THE GANG: Women on tour in Petra.
THE GANG: Women on tour in Petra.

Romance, beauty and history in Jordan

"YOU'VE just been where?" people asked in astonishment. "Weren't you afraid?"

The new Queen Alia airport in Amman, the capital of Jordan, glittered in the morning sunlight as the Emirates jet made an on time perfect landing. Entry visa on arrival costs about $60 for an Australian, and takes no time to process. Little sign of security, police or guards as the busy airport goes through its daily ritual of welcoming and farewelling thousands of passengers. Waiting for me at the airport was the driver from Petra Moon Tours who whisked me to the Toledo Hotel, located on a hill above central Amman. With a free day before joining the tour group, I walked fifteen minutes down to the main shopping street lined with market stalls. I happily wandered absorbing the sights, sounds and smells of a country new to me. Older women in long black shapeless chadors (a Persian word for tent) and attractively dressed younger women wearing a belted manteau, which is a coat worn over smart clothes, and coloured scarves, shopped and laughed like women in any other city.

Next day our small group of nine travellers from Australia, New Zealand, Canada and USA set off on a day trip in a mini-bus with Rami, our Jordanian guide from Petra Moon Tours. Our first destination was Jerash, a vast ruined Greco-Roman city north-west of Amman. This site has been continuously occupied for over 6,500 years and reached its golden age during the Roman empire around 2000 years ago. Built on top of an existing Greek city, Jerash is one of the best preserved ancient cities in the Middle East, with paved streets lined with colonnades, shops, public squares, thermal baths, fountains and most exquisite of all, splendid temples to the gods and a huge amphitheatre. It was a city combining the best of the Occident and the Orient, with architecture, religion, and languages that reflected the peaceful co-existence of the Greek and Roman civilisation and ancient Arab tradition.

The rest of our time in Amman was spent wandering around the main sites, including the ruined Citadel towering over the city, then we headed south along the Kings Road towards Petra, that 'Rose Red City half as old as time', stopping at the ancient Crusader fortress of Karak Castle build atop a commanding hill in 1140, and subsequently captured by Saladin following the Battle of Hattin in 1189 after beating the Crusaders to end the Second Crusade. The road passed by Mt Nebo from where Moses viewed the Promised Land, with extensive vistas over the Jordan Valley, Dead Sea, Jericho, the Golan Heights and the Judean hills. At intermittent points along the road, soldiers manning tanks guarded the land.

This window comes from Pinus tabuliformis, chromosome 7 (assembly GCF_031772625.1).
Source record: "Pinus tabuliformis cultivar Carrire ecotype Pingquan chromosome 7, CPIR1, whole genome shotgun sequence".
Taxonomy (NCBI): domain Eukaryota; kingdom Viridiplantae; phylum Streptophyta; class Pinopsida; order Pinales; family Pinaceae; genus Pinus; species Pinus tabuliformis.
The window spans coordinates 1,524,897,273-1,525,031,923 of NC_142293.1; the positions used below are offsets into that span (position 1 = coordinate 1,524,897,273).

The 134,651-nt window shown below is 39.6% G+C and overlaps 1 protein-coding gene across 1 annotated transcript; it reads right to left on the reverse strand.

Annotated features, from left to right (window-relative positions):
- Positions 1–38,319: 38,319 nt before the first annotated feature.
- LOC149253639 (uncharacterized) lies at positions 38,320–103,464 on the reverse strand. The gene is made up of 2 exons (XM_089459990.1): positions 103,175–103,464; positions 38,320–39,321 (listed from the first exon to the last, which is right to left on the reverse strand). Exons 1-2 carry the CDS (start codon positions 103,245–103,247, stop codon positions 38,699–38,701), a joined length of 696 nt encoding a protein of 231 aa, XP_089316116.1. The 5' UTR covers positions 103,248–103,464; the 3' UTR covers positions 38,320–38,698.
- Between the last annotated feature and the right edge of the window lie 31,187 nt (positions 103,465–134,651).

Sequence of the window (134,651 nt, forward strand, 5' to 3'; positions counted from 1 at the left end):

Our introduction to Petra couldn't have been more romantic with the Petra by Night candlelight walk along the narrow one and a half kilometre Siq leading into the equally imposing Treasury, lit by hundreds of candles protected by brown paper bags. Some sites are so extraordinary that mere words are inadequate to describe their effect on a visitor. Petra is one such place. As around two hundred people sat in silence on long mats facing the subtly lit columns of the Treasury, a flute began to play, followed by a one-stringed violin. The effect was magical. The violinist then welcomed us, speaking about merging with the Soul of Petra and the Spirit of the World to send peace and harmony around the Middle East. Most visitors walked back along the Siq in silence, so moved were they by the event.

Next day, Petra regained its business as usual; the noises of camels, donkeys, horses and their owners exhorting us to ride through the vast ruined city, cameras clicking, and guides talking in a myriad of languages to tourists from many lands. This bustle made the mystery of the previous evening seem otherworldly, exposing the sunlit colonnaded streets, tiered theatre, carved facades and tombs, secret places and monasteries. Driving away along the high scenic road leading to Wadi Rum it was difficult to make out the hidden valley containing Petra. The scenery changed from arid to desert dotted with tall, jagged rock formations. Our Arab drivers raced along Wadi Rum, over sand hills and soft sandy roads to a permanent camp featuring a row of camel hair tents and a large common area for meals. Sitting on wind-weathered rocks above the camp watching the sun set over the western hills was another sight to store in the list of visual treasures. Slowly, stars appeared in the clear sky. This was truly a million star resort.

The culmination of the Jordan tour was a swim in the Dead Sea followed by a sumptuous lunch at the pleasant Dead Sea resort and spa. The Dead Sea is the lowest point on the Earth's surface, with a mineral content of over 30% which enabled us to bob like corks in this fast disappearing sea. It's levels have fallen dramatically in the last fifteen years. Our last night was spent in Madaba, the mosaic town with its unique Archaeological Park, not far from the new international airport.

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